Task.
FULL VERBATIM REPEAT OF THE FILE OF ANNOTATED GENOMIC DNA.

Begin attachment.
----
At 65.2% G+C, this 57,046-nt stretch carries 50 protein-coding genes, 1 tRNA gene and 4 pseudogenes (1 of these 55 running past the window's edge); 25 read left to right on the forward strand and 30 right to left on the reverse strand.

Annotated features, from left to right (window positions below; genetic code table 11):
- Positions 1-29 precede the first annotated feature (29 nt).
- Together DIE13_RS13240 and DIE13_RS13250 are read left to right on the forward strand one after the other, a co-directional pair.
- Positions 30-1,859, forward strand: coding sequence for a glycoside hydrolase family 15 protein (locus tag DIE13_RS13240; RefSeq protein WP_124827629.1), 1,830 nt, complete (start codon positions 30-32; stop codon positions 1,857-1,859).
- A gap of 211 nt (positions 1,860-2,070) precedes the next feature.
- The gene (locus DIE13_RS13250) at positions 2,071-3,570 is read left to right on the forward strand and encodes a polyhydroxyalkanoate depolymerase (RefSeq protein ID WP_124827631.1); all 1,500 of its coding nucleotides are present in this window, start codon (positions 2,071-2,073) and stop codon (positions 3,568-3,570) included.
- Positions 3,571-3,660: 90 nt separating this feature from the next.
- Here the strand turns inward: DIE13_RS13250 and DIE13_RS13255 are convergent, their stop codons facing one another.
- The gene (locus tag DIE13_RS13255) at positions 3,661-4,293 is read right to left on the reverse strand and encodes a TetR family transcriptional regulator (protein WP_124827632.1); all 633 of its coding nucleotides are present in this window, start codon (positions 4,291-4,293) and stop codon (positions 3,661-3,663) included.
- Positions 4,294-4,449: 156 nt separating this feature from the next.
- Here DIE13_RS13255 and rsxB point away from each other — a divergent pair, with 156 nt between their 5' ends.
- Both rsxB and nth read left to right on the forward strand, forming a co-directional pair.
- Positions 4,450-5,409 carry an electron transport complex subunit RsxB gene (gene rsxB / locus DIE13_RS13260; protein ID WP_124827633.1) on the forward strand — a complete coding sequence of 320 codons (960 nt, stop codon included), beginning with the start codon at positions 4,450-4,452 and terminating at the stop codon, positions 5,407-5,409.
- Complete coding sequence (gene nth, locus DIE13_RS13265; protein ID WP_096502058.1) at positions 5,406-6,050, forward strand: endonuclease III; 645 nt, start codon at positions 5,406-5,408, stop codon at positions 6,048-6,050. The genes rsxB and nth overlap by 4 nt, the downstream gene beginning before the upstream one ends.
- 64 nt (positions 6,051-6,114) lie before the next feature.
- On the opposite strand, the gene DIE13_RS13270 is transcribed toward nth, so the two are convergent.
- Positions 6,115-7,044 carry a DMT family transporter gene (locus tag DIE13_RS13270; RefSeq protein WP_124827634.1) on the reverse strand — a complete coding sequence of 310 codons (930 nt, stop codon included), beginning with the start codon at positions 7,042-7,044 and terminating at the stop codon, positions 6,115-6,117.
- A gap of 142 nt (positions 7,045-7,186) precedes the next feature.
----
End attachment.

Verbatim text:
At 65.2% G+C, this 57,046-nt stretch carries 50 protein-coding genes, 1 tRNA gene and 4 pseudogenes (1 of these 55 running past the window's edge); 25 read left to right on the forward strand and 30 right to left on the reverse strand.

Annotated features, from left to right (window positions below; genetic code table 11):
- Positions 1-29 precede the first annotated feature (29 nt).
- Together DIE13_RS13240 and DIE13_RS13250 are read left to right on the forward strand one after the other, a co-directional pair.
- Positions 30-1,859, forward strand: coding sequence for a glycoside hydrolase family 15 protein (locus tag DIE13_RS13240; RefSeq protein WP_124827629.1), 1,830 nt, complete (start codon positions 30-32; stop codon positions 1,857-1,859).
- A gap of 211 nt (positions 1,860-2,070) precedes the next feature.
- The gene (locus DIE13_RS13250) at positions 2,071-3,570 is read left to right on the forward strand and encodes a polyhydroxyalkanoate depolymerase (RefSeq protein ID WP_124827631.1); all 1,500 of its coding nucleotides are present in this window, start codon (positions 2,071-2,073) and stop codon (positions 3,568-3,570) included.
- Positions 3,571-3,660: 90 nt separating this feature from the next.
- Here the strand turns inward: DIE13_RS13250 and DIE13_RS13255 are convergent, their stop codons facing one another.
- The gene (locus tag DIE13_RS13255) at positions 3,661-4,293 is read right to left on the reverse strand and encodes a TetR family transcriptional regulator (protein WP_124827632.1); all 633 of its coding nucleotides are present in this window, start codon (positions 4,291-4,293) and stop codon (positions 3,661-3,663) included.
- Positions 4,294-4,449: 156 nt separating this feature from the next.
- Here DIE13_RS13255 and rsxB point away from each other — a divergent pair, with 156 nt between their 5' ends.
- Both rsxB and nth read left to right on the forward strand, forming a co-directional pair.
- Positions 4,450-5,409 carry an electron transport complex subunit RsxB gene (gene rsxB / locus DIE13_RS13260; protein ID WP_124827633.1) on the forward strand — a complete coding sequence of 320 codons (960 nt, stop codon included), beginning with the start codon at positions 4,450-4,452 and terminating at the stop codon, positions 5,407-5,409.
- Complete coding sequence (gene nth, locus DIE13_RS13265; protein ID WP_096502058.1) at positions 5,406-6,050, forward strand: endonuclease III; 645 nt, start codon at positions 5,406-5,408, stop codon at positions 6,048-6,050. The genes rsxB and nth overlap by 4 nt, the downstream gene beginning before the upstream one ends.
- 64 nt (positions 6,051-6,114) lie before the next feature.
- On the opposite strand, the gene DIE13_RS13270 is transcribed toward nth, so the two are convergent.
- Positions 6,115-7,044 carry a DMT family transporter gene (locus tag DIE13_RS13270; RefSeq protein WP_124827634.1) on the reverse strand — a complete coding sequence of 310 codons (930 nt, stop codon included), beginning with the start codon at positions 7,042-7,044 and terminating at the stop codon, positions 6,115-6,117.
- A gap of 142 nt (positions 7,045-7,186) precedes the next feature.